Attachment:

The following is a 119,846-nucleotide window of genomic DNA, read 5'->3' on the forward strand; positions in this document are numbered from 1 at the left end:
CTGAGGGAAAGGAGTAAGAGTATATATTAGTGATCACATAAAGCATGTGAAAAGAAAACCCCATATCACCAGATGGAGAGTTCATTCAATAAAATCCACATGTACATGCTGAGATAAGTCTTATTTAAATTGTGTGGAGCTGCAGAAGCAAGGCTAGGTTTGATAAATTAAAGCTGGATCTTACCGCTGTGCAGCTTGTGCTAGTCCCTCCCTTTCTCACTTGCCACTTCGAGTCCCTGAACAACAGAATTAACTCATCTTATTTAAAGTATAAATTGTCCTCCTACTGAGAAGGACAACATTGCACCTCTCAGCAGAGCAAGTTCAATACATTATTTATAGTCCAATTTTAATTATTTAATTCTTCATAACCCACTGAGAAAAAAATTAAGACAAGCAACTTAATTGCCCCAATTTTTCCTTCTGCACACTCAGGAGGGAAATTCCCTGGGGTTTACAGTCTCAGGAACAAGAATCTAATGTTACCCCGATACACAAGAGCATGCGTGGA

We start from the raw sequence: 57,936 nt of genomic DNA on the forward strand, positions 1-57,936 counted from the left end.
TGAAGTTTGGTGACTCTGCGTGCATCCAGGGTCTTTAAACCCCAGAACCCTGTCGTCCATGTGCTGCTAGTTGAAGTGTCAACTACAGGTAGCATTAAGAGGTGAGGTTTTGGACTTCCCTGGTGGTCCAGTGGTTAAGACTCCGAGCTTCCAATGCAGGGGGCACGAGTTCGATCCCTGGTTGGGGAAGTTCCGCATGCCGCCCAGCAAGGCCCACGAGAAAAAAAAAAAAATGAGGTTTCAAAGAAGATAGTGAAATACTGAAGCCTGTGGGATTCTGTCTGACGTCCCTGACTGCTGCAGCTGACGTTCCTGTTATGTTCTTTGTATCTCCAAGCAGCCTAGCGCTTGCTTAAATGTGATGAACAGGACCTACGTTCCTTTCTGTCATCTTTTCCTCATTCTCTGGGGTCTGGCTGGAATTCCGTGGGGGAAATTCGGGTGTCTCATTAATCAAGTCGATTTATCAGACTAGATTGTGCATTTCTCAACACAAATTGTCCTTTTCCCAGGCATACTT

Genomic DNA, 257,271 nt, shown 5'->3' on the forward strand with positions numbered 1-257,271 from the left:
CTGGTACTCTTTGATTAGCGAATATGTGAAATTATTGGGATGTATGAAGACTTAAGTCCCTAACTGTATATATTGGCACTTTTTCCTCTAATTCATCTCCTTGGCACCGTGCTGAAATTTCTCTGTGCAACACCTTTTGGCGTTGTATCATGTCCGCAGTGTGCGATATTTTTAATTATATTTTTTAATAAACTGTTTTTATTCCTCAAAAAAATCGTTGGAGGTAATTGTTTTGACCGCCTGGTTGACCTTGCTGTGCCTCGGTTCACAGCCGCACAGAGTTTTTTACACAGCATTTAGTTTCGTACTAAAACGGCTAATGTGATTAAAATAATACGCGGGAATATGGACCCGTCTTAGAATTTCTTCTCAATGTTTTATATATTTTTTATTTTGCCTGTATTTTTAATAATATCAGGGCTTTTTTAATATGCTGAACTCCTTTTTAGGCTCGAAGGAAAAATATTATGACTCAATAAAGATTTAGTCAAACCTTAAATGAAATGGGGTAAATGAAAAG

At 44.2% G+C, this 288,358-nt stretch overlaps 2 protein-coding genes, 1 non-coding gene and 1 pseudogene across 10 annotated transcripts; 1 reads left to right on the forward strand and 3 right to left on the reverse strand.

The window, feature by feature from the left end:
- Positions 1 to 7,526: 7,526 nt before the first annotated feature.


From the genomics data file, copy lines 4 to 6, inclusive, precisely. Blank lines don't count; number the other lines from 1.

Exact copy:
TGAAGTTTGGTGACTCTGCGTGCATCCAGGGTCTTTAAACCCCAGAACCCTGTCGTCCATGTGCTGCTAGTTGAAGTGTCAACTACAGGTAGCATTAAGAGGTGAGGTTTTGGACTTCCCTGGTGGTCCAGTGGTTAAGACTCCGAGCTTCCAATGCAGGGGGCACGAGTTCGATCCCTGGTTGGGGAAGTTCCGCATGCCGCCCAGCAAGGCCCACGAGAAAAAAAAAAAAATGAGGTTTCAAAGAAGATAGTGAAATACTGAAGCCTGTGGGATTCTGTCTGACGTCCCTGACTGCTGCAGCTGACGTTCCTGTTATGTTCTTTGTATCTCCAAGCAGCCTAGCGCTTGCTTAAATGTGATGAACAGGACCTACGTTCCTTTCTGTCATCTTTTCCTCATTCTCTGGGGTCTGGCTGGAATTCCGTGGGGGAAATTCGGGTGTCTCATTAATCAAGTCGATTTATCAGACTAGATTGTGCATTTCTCAACACAAATTGTCCTTTTCCCAGGCATACTT

Genomic DNA, 257,271 nt, shown 5'->3' on the forward strand with positions numbered 1-257,271 from the left:
CTGGTACTCTTTGATTAGCGAATATGTGAAATTATTGGGATGTATGAAGACTTAAGTCCCTAACTGTATATATTGGCACTTTTTCCTCTAATTCATCTCCTTGGCACCGTGCTGAAATTTCTCTGTGCAACACCTTTTGGCGTTGTATCATGTCCGCAGTGTGCGATATTTTTAATTATATTTTTTAATAAACTGTTTTTATTCCTCAAAAAAATCGTTGGAGGTAATTGTTTTGACCGCCTGGTTGACCTTGCTGTGCCTCGGTTCACAGCCGCACAGAGTTTTTTACACAGCATTTAGTTTCGTACTAAAACGGCTAATGTGATTAAAATAATACGCGGGAATATGGACCCGTCTTAGAATTTCTTCTCAATGTTTTATATATTTTTTATTTTGCCTGTATTTTTAATAATATCAGGGCTTTTTTAATATGCTGAACTCCTTTTTAGGCTCGAAGGAAAAATATTATGACTCAATAAAGATTTAGTCAAACCTTAAATGAAATGGGGTAAATGAAAAG